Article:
Participants of the study were adult patients with acute and chronic kidney disease, admitted in the nephrology unit for clinical or surgical treatment. Data were collected using the NAS and a social and demographic (sex and age) and clinical (type of treatment, stage of disease and reason for admission) characterization chart of patients.

The NAS consists of seven care categories: a) Basic Activities; b) Ventilatory Support; c) Cardiovascular Support; d) Renal Support; e) Neurological Support; f) Metabolic Support and g) Specific Interventions, subdivided into 23 items. Each item is attributed a score for percentage of nursing hours and a final score with the sum of points attributed to each item. This score shows the nursing workload in percentage of nursing time spent on caring for a patient in 24 hours. The final score ranges from zero to 176.8 percent, meaning that one patient can require the assistance of more than one professional in a given work shift (13).

For data collection, data required for completing the NAS were obtained from nursing records and complementary information provided by the researcher who accompanied staff changeover from the night shift to the day shift. The sample consisted of 62 patients with daily data collection for each subject, during the day shift, from May to July 2011, totalling 47 consecutive days.

The study was approved by the Research Ethics Committee of the Faculty of Medical Science with resolution 239/2011, without written consent because assessment of patient care requirements is a daily and routine activity of the nursing staff and patients were not submitted to any other procedure for application of this tool.

Data were stored in a Microsoft® Excel spreadsheet and analysed using SPSS® 13.0 for Windows. This information was used to create frequency charts of category variables and descriptive statistics (average, standard deviation, median, minimum and maximum) of number variables.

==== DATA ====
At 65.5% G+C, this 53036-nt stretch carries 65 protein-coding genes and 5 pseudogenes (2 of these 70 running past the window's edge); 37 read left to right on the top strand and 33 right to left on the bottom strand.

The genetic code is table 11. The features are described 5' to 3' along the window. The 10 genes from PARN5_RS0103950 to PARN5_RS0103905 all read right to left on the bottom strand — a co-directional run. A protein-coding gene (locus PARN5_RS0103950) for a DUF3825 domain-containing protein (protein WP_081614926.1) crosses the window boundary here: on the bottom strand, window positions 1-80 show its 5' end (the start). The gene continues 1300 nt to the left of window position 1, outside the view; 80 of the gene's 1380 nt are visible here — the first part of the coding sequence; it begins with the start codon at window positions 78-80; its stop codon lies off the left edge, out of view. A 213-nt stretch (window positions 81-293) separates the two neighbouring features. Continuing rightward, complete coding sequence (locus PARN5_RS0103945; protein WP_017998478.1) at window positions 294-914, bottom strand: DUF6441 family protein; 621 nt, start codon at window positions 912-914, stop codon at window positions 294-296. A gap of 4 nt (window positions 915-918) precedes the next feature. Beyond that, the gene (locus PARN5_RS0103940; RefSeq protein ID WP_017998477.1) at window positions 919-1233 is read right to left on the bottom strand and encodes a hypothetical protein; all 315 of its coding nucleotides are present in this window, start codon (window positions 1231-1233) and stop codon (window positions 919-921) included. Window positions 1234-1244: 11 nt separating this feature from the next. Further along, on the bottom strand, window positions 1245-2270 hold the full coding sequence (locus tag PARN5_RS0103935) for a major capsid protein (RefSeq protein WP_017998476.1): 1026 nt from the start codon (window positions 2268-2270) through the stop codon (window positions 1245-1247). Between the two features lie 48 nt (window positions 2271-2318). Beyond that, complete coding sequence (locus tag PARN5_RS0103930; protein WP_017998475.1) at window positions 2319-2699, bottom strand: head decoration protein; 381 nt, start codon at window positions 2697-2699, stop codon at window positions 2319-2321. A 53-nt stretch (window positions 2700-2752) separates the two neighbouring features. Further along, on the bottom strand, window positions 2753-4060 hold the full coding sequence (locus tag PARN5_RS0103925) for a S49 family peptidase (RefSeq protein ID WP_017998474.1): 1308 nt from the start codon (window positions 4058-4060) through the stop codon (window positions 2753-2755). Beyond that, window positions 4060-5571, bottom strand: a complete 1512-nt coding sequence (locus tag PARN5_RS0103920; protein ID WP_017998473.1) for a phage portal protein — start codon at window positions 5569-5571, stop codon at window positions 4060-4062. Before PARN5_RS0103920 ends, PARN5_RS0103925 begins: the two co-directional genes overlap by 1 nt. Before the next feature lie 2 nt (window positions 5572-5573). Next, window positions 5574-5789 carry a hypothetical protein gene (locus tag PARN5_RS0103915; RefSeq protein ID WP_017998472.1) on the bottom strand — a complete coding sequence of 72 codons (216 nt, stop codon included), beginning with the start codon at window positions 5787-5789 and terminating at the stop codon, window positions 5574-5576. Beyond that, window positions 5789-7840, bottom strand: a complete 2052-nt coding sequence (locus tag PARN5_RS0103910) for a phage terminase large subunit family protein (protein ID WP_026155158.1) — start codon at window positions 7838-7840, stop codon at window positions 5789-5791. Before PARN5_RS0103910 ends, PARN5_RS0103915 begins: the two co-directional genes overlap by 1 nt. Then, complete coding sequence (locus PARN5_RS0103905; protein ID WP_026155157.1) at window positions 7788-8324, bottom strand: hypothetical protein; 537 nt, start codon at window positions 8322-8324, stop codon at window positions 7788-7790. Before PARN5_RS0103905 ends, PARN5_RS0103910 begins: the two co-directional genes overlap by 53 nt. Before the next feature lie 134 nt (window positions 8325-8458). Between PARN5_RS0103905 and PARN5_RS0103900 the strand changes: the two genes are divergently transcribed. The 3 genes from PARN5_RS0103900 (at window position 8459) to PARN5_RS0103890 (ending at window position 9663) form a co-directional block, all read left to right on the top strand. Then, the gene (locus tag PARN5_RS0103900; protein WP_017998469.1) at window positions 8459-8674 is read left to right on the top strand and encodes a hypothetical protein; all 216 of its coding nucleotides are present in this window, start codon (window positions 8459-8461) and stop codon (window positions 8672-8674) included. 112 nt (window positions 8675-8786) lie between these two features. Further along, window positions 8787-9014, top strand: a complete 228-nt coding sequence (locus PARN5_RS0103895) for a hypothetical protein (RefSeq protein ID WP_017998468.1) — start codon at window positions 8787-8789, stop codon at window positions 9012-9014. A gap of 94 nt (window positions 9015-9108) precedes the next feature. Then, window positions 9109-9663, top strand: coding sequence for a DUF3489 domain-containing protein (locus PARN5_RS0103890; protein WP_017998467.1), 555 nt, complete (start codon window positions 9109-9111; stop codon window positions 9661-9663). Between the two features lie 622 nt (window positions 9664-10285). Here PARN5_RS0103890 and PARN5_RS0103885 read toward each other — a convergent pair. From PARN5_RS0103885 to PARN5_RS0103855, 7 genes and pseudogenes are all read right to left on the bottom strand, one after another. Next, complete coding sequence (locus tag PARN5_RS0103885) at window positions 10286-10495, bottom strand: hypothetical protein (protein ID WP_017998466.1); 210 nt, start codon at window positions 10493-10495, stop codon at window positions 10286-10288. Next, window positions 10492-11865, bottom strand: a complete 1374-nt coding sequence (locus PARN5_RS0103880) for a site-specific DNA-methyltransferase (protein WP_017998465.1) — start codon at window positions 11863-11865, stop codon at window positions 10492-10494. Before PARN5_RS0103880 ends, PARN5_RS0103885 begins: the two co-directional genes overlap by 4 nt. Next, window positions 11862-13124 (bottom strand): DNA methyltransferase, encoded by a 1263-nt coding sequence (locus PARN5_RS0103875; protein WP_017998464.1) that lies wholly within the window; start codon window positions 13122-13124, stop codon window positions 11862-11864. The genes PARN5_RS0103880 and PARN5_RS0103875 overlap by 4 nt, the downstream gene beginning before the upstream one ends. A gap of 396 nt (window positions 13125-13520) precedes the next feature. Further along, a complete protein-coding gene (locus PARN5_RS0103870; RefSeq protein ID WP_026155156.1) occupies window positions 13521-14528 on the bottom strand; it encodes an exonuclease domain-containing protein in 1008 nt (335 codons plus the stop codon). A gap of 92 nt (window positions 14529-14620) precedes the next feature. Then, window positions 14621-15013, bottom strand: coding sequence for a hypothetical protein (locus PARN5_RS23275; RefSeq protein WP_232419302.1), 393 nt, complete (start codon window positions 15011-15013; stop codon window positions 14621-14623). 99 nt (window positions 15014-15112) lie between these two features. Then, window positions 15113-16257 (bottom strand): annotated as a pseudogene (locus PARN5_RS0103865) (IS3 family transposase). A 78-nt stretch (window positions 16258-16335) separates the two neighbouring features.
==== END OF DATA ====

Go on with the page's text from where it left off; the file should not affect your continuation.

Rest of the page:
Data were tested for normality using the Kolmogorov-Smirnoff test, which showed non-normal distribution. Non-parametric Mann-Whitney and Kruskal-Wallis tests were conducted to check association between variables, and the Chi-squared test was used to check categorical variables. Spearman's coefficient was calculated to verify possible correlation between dependent and independent variables. The adopted significance level was 5%, that is, p-value < 0.05.


The samples consisted of 62 patients with an average age of 43 ±13.4 years old. Average hospital stay time of these patients was 10 days ± 6.2 days. Other clinical and demographic characteristics are shown in Table 1.

NAS data allows assessment of nursing activities during the 24-hour assistance period. Table 2 shows items and sub-items that appear with a frequency of over 50%.

Average, median and standard deviation of the NAS for the first 24 hours of hospital admission, during the hospital stay and at discharge were considered to assess workload required by patients (Table 3).